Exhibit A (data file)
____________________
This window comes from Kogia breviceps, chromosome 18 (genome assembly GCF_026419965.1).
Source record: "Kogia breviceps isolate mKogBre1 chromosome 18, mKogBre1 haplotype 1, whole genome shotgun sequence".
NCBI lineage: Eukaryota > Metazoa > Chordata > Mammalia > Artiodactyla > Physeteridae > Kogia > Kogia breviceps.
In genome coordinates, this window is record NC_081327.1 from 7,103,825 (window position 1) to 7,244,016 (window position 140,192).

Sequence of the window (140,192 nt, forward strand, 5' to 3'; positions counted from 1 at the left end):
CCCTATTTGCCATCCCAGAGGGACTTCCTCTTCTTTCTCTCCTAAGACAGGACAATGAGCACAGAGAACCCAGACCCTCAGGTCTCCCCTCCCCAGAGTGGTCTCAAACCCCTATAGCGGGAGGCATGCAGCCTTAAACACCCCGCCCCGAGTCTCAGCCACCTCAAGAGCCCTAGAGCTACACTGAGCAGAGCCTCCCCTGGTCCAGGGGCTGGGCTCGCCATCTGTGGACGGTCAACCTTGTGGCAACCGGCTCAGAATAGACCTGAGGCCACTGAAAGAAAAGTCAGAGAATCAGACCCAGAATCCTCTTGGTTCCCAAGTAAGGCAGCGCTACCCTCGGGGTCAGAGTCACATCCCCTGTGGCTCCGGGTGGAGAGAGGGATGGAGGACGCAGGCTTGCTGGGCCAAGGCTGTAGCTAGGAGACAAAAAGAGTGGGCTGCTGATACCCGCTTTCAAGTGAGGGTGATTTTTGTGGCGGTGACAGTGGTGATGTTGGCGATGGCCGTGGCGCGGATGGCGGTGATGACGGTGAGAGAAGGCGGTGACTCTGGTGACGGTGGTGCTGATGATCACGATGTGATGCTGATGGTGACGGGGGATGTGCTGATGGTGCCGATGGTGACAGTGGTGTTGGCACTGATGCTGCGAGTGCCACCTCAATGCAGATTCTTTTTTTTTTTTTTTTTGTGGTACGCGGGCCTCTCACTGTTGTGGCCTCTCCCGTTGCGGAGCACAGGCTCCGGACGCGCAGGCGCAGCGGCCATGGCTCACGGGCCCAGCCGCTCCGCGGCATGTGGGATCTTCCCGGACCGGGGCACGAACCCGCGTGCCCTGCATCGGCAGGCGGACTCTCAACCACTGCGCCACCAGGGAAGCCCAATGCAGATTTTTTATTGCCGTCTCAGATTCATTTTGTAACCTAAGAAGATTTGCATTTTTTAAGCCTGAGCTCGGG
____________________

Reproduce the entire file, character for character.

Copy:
This window comes from Kogia breviceps, chromosome 18 (genome assembly GCF_026419965.1).
Source record: "Kogia breviceps isolate mKogBre1 chromosome 18, mKogBre1 haplotype 1, whole genome shotgun sequence".
NCBI lineage: Eukaryota > Metazoa > Chordata > Mammalia > Artiodactyla > Physeteridae > Kogia > Kogia breviceps.
In genome coordinates, this window is record NC_081327.1 from 7,103,825 (window position 1) to 7,244,016 (window position 140,192).

Sequence of the window (140,192 nt, forward strand, 5' to 3'; positions counted from 1 at the left end):
CCCTATTTGCCATCCCAGAGGGACTTCCTCTTCTTTCTCTCCTAAGACAGGACAATGAGCACAGAGAACCCAGACCCTCAGGTCTCCCCTCCCCAGAGTGGTCTCAAACCCCTATAGCGGGAGGCATGCAGCCTTAAACACCCCGCCCCGAGTCTCAGCCACCTCAAGAGCCCTAGAGCTACACTGAGCAGAGCCTCCCCTGGTCCAGGGGCTGGGCTCGCCATCTGTGGACGGTCAACCTTGTGGCAACCGGCTCAGAATAGACCTGAGGCCACTGAAAGAAAAGTCAGAGAATCAGACCCAGAATCCTCTTGGTTCCCAAGTAAGGCAGCGCTACCCTCGGGGTCAGAGTCACATCCCCTGTGGCTCCGGGTGGAGAGAGGGATGGAGGACGCAGGCTTGCTGGGCCAAGGCTGTAGCTAGGAGACAAAAAGAGTGGGCTGCTGATACCCGCTTTCAAGTGAGGGTGATTTTTGTGGCGGTGACAGTGGTGATGTTGGCGATGGCCGTGGCGCGGATGGCGGTGATGACGGTGAGAGAAGGCGGTGACTCTGGTGACGGTGGTGCTGATGATCACGATGTGATGCTGATGGTGACGGGGGATGTGCTGATGGTGCCGATGGTGACAGTGGTGTTGGCACTGATGCTGCGAGTGCCACCTCAATGCAGATTCTTTTTTTTTTTTTTTTTGTGGTACGCGGGCCTCTCACTGTTGTGGCCTCTCCCGTTGCGGAGCACAGGCTCCGGACGCGCAGGCGCAGCGGCCATGGCTCACGGGCCCAGCCGCTCCGCGGCATGTGGGATCTTCCCGGACCGGGGCACGAACCCGCGTGCCCTGCATCGGCAGGCGGACTCTCAACCACTGCGCCACCAGGGAAGCCCAATGCAGATTTTTTATTGCCGTCTCAGATTCATTTTGTAACCTAAGAAGATTTGCATTTTTTAAGCCTGAGCTCGGG